Oil and gas pipeline regulation have two things in common: They’re both regulated by the Federal Energy Regulatory Commission (FERC), and they were both brought under regulatory oversight in the first place by a Roosevelt — oil pipelines by Teddy Roosevelt and gas pipelines by Franklin Roosevelt. However, that’s where the similarities end. They’re regulated under different statutes, with wildly different histories that have led to very different types of oversight and rate structures. These rules tend to offer oil pipelines a higher degree of flexibility, but in doing so, they also make their rate structures less predictable. Today, we wrap up our review of oil and gas pipelines, and how their separate histories led to the current differences in pipeline rate structures, this time with a focus on oil pipeline ratemaking.
In Part 1, we discussed how crude oil and natural gas pipeline regulation in the U.S. developed. Both sectors have been under the purview of FERC since the 1970s. Oil pipeline oversight by the federal government started with the enactment of the Hepburn Act of 1906, which modified the Interstate Commerce Act, adding oil pipelines to the list of the Interstate Commerce Commission’s (ICC) concerns. The ICC’s primary focus was on providing producers with common-carrier access to crude oil pipelines. Federal regulation of natural gas pipelines didn’t kick in until 1938 with the enactment of the Natural Gas Act (NGA), which put regulation of gas pipelines in the hands of the Federal Power Commission (FPC), an entity that was created in the 1920s to regulate interstate electricity transactions. The Energy Organization Act of 1977 transformed the FPC into the FERC, which also became responsible for the regulation of oil pipelines. That’s pretty much how it’s been ever since, though the Energy Policy Act of 1992 made some revisions to how FERC regulates oil pipelines (see timeline for oil and gas pipelines regulation in Figure 1).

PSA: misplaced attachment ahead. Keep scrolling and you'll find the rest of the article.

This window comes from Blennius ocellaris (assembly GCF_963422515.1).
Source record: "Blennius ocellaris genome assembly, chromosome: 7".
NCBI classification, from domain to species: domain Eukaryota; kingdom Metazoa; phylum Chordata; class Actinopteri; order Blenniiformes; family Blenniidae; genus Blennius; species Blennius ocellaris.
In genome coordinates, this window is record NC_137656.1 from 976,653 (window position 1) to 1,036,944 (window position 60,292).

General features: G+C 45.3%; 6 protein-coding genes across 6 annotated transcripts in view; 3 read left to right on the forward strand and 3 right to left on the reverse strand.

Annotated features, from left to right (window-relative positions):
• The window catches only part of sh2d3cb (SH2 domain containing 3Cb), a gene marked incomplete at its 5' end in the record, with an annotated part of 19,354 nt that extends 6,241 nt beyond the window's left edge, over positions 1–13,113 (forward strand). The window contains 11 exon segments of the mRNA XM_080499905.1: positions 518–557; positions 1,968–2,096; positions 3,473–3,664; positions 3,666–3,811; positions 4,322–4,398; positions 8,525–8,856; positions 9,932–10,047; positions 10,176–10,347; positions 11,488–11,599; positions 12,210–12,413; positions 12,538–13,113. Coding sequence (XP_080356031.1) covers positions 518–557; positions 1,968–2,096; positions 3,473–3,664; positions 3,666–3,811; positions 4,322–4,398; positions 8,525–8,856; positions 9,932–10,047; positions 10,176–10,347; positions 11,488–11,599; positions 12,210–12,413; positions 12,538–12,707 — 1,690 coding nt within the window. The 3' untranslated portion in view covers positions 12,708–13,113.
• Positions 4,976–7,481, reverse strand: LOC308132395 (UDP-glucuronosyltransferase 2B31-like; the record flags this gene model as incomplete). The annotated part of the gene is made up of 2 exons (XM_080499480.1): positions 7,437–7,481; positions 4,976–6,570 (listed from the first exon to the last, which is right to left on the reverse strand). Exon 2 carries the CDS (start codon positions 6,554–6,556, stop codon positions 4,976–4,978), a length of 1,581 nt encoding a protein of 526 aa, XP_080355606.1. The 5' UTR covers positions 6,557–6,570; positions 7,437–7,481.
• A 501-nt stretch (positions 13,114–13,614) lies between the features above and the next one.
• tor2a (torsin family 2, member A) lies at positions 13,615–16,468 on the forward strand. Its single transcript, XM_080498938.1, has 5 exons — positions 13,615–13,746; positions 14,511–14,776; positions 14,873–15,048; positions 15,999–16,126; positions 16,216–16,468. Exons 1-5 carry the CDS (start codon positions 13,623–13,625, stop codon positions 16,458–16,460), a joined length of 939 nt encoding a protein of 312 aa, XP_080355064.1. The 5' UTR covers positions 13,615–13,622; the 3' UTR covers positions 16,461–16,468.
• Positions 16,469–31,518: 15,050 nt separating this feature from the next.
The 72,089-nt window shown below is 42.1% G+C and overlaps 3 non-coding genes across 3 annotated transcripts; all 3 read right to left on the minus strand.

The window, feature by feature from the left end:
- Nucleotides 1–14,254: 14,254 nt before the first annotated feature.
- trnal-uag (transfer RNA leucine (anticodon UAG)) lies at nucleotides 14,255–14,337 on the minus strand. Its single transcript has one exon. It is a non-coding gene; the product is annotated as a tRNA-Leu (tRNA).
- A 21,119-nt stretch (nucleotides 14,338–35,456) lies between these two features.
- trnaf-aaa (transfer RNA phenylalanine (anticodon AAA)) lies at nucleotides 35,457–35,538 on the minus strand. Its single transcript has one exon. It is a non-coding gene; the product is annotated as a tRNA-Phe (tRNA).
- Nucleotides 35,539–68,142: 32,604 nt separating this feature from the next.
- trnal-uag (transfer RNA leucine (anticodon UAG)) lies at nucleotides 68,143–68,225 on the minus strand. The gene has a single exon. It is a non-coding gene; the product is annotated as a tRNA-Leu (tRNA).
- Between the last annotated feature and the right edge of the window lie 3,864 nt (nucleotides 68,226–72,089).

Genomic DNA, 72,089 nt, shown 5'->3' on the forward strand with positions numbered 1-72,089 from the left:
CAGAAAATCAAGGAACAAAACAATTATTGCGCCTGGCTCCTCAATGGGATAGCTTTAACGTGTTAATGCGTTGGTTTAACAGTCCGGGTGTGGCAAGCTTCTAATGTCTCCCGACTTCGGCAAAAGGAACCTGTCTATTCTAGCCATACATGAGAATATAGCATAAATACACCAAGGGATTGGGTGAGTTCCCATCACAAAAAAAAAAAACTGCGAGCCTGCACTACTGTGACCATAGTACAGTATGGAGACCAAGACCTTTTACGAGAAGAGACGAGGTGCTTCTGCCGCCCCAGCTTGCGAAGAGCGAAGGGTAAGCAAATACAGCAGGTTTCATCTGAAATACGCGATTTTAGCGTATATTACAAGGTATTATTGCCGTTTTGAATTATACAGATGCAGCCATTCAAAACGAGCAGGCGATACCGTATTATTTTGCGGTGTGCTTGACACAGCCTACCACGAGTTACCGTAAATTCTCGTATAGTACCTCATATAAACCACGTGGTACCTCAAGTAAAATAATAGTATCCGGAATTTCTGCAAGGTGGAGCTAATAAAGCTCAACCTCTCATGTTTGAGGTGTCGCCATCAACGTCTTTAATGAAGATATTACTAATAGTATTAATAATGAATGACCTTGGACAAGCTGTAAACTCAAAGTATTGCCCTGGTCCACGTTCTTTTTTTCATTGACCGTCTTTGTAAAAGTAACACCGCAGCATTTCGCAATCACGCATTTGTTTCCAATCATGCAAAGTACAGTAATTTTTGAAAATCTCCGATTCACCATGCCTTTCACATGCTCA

In Part 2, we delved further into how the evolution of natural gas pipeline regulation has shaped transportation ratemaking and service structures — from the days when pipelines were the buyers and sellers of natural gas and prices for gas sold to interstate pipelines were regulated by the feds, to the early 1990s, when FERC Order No. 636 restructured the industry, taking pipelines out of the gas buying-and-selling business and joining with the Wellhead Decontrol Act of 1989 to deregulate gas commodity prices (see timeline in Figure 1). The mess that led to restructuring and deregulation started in 1954, when major dislocations grew between prices for gas on interstate pipelines, which were federally regulated, and intrastate pipelines, which fell outside federal jurisdiction. For the next 45 years, the gas industry had every kind of dysfunction, from severe shortages to massive rate increases, wild statutory swings in the legal prices for wellhead gas, and an industry drowning in overpriced gas. With wellhead deregulation in 1989, Order No. 636 restructuring in 1993, and the advent of shale gas abundance in the early 2000s, the natural gas industry climbed out of its 45-year pit. Today, the gas industry is healthy and transparent.
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